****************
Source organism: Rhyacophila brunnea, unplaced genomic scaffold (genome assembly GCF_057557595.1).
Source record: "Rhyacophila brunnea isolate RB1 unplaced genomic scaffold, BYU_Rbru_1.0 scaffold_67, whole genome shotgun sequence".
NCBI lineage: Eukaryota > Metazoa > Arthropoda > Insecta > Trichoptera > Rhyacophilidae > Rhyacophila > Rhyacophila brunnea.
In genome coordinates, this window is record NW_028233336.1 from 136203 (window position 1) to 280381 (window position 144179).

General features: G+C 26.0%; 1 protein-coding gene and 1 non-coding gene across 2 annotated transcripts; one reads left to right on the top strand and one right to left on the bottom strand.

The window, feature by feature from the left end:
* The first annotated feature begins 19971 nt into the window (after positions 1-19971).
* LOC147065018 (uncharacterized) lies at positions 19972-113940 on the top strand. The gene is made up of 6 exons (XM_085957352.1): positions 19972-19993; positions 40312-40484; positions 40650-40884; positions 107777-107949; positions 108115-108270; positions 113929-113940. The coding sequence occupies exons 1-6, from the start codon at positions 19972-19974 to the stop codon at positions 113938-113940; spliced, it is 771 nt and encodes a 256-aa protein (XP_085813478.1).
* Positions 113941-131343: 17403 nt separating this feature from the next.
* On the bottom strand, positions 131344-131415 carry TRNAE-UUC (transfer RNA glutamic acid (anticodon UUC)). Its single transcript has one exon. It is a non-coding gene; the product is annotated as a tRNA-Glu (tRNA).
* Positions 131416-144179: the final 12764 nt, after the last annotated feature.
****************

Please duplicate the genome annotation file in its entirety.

Source organism: Rhyacophila brunnea, unplaced genomic scaffold (genome assembly GCF_057557595.1).
Source record: "Rhyacophila brunnea isolate RB1 unplaced genomic scaffold, BYU_Rbru_1.0 scaffold_67, whole genome shotgun sequence".
NCBI lineage: Eukaryota > Metazoa > Arthropoda > Insecta > Trichoptera > Rhyacophilidae > Rhyacophila > Rhyacophila brunnea.
In genome coordinates, this window is record NW_028233336.1 from 136203 (window position 1) to 280381 (window position 144179).

General features: G+C 26.0%; 1 protein-coding gene and 1 non-coding gene across 2 annotated transcripts; one reads left to right on the top strand and one right to left on the bottom strand.

The window, feature by feature from the left end:
* The first annotated feature begins 19971 nt into the window (after positions 1-19971).
* LOC147065018 (uncharacterized) lies at positions 19972-113940 on the top strand. The gene is made up of 6 exons (XM_085957352.1): positions 19972-19993; positions 40312-40484; positions 40650-40884; positions 107777-107949; positions 108115-108270; positions 113929-113940. The coding sequence occupies exons 1-6, from the start codon at positions 19972-19974 to the stop codon at positions 113938-113940; spliced, it is 771 nt and encodes a 256-aa protein (XP_085813478.1).
* Positions 113941-131343: 17403 nt separating this feature from the next.
* On the bottom strand, positions 131344-131415 carry TRNAE-UUC (transfer RNA glutamic acid (anticodon UUC)). Its single transcript has one exon. It is a non-coding gene; the product is annotated as a tRNA-Glu (tRNA).
* Positions 131416-144179: the final 12764 nt, after the last annotated feature.